Opened 10 years ago

Last modified 4 months ago

#16281 new Bug

ContentType.get_object_for_this_type using wrong database for creating object

Reported by: tfrydrychewicz@… Owned by: Dan Poirier
Component: contrib.contenttypes Version: master
Severity: Normal Keywords: contenttype, object get_object_for_this_type, database, multiple
Cc: gklein@… Triage Stage: Accepted
Has patch: yes Needs documentation: no
Needs tests: yes Patch needs improvement: no
Easy pickings: no UI/UX: no


There is a subtle error in ContentType.get_object_for_this_type method.

def get_object_for_this_type(self, **kwargs):
    return self.model_class()._default_manager.using(self._state.db).get(**kwargs)

Database used to get model_class object is taken from self._state.db, which provides an error when contenttype model is hold in one database and model, of which object we're going to create, in another one.

Database should be provided using self.model_class().objects.db not self._state.db.

Attachments (1)

16281.diff (656 bytes) - added by tfrydrychewicz@… 10 years ago.

Download all attachments as: .zip

Change History (18)

Changed 10 years ago by tfrydrychewicz@…

Attachment: 16281.diff added


comment:1 Changed 10 years ago by anonymous

Needs tests: set

comment:2 Changed 10 years ago by Stephen Burrows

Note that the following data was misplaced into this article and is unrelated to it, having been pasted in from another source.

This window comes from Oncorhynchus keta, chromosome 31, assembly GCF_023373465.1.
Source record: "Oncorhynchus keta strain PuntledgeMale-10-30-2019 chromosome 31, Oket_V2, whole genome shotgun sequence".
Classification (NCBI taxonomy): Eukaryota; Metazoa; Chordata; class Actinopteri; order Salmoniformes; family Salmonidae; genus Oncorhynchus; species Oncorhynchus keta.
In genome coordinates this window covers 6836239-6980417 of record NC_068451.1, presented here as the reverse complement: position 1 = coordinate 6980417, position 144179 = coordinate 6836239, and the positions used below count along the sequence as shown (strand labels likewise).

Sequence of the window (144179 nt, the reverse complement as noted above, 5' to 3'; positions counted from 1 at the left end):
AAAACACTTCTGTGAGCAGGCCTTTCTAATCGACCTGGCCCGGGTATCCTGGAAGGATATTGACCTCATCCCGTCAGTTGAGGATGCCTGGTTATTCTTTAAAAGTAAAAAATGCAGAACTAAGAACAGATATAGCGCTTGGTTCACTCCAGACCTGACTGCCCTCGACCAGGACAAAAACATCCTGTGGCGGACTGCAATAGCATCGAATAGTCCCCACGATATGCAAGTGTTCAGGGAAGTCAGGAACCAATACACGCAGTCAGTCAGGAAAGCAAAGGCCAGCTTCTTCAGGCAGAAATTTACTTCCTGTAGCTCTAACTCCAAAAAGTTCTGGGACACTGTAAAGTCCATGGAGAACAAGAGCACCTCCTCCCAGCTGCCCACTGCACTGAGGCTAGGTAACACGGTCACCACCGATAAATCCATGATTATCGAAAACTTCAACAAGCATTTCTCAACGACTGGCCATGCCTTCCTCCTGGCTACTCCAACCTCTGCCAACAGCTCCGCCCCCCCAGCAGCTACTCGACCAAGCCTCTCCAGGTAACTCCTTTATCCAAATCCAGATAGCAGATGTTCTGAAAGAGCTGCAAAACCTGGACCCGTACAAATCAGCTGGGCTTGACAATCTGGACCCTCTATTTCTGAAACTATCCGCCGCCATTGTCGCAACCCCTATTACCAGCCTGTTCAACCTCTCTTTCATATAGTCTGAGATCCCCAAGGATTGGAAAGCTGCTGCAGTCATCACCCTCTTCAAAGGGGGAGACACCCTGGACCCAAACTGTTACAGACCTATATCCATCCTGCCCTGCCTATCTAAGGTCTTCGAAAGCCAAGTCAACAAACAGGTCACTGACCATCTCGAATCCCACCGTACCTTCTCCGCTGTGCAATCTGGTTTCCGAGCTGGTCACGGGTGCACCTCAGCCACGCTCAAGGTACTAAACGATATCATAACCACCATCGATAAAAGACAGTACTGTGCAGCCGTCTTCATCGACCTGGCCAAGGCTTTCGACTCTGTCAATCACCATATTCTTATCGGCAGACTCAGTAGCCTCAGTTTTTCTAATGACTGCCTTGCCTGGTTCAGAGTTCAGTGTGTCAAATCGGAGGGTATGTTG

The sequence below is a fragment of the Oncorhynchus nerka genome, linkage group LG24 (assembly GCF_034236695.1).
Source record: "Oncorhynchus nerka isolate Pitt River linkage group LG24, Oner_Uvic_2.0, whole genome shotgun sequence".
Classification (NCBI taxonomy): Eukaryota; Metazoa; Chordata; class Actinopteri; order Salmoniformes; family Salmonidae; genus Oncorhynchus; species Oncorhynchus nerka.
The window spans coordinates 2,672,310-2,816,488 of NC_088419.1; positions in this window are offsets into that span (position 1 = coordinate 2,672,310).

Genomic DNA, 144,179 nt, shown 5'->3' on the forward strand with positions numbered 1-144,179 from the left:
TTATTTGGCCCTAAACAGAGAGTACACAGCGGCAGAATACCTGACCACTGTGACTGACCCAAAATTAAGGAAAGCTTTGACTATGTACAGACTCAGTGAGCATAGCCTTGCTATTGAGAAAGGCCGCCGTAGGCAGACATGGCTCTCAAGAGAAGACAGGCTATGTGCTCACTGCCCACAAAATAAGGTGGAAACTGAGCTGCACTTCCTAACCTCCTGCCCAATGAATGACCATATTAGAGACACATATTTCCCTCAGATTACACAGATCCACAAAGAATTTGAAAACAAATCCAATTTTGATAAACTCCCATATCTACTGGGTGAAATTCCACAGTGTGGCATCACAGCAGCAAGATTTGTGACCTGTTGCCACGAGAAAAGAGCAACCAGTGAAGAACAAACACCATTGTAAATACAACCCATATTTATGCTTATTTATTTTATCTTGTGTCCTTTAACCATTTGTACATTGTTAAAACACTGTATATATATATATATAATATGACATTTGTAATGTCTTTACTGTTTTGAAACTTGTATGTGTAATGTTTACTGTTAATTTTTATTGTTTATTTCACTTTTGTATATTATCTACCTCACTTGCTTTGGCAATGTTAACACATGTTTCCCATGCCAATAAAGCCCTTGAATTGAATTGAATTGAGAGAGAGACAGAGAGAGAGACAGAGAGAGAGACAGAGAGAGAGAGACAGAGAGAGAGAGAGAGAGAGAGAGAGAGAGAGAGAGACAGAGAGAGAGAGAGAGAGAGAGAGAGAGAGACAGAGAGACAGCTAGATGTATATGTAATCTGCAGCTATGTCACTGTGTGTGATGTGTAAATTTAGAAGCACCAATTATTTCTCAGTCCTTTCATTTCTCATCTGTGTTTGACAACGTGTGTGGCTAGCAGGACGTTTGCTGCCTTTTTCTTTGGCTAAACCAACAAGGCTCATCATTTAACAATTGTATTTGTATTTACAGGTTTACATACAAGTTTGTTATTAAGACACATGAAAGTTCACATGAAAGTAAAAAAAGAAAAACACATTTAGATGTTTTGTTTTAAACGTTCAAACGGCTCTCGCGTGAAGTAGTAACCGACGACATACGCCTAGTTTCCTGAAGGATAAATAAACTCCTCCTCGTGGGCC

Triage Stage: UnreviewedAccepted
Version: 1.3SVN

comment:3 Changed 10 years ago by Ramiro Morales

See also #16088.

comment:4 Changed 9 years ago by Dan Poirier

Owner: changed from nobody to Dan Poirier
Status: newassigned

comment:5 Changed 9 years ago by Dan Poirier

Cc: Dan Poirier added
Resolution: invalid
Status: assignedclosed

After studying this, I'm not sure the current code is wrong. I'd want to see a use case in which Django clearly does the wrong thing to be convinced otherwise. Please re-open the ticket if there is one.

The proposed fix:

 -        return self.model_class()._base_manager.using(self._state.db).get(**kwargs)
 +        return self.model_class()._base_manager.using(self.model_class().objects.db).get(**kwargs)

seems to assume that there is exactly one database in which it is correct to look for instances of a given model, but in Django, it's not required that all instances of a model be stored in one database.

Applying the fix causes one of the multiple database tests, test_generic_key_separation(), to fail. This test puts pairs of related instances in each of the two test databases and ensures that querying for the related instances works, but after this change, is unable to find the related instance in the 2nd database correctly, probably because now get_object_for_this_type() is only looking in the default database.

The test does assume that ContentType objects exist in every database in which a model has instances, but that seems reasonable, given the requirement in Django that related objects be stored in the same database. ContentType objects don't actually have ForeignKeys, but logically they're still related to the models they represent.

The current code looks for the instance of the requested model in the same database in which the ContentType instance being used was found, which fits in with the "related instances in same database" requirement.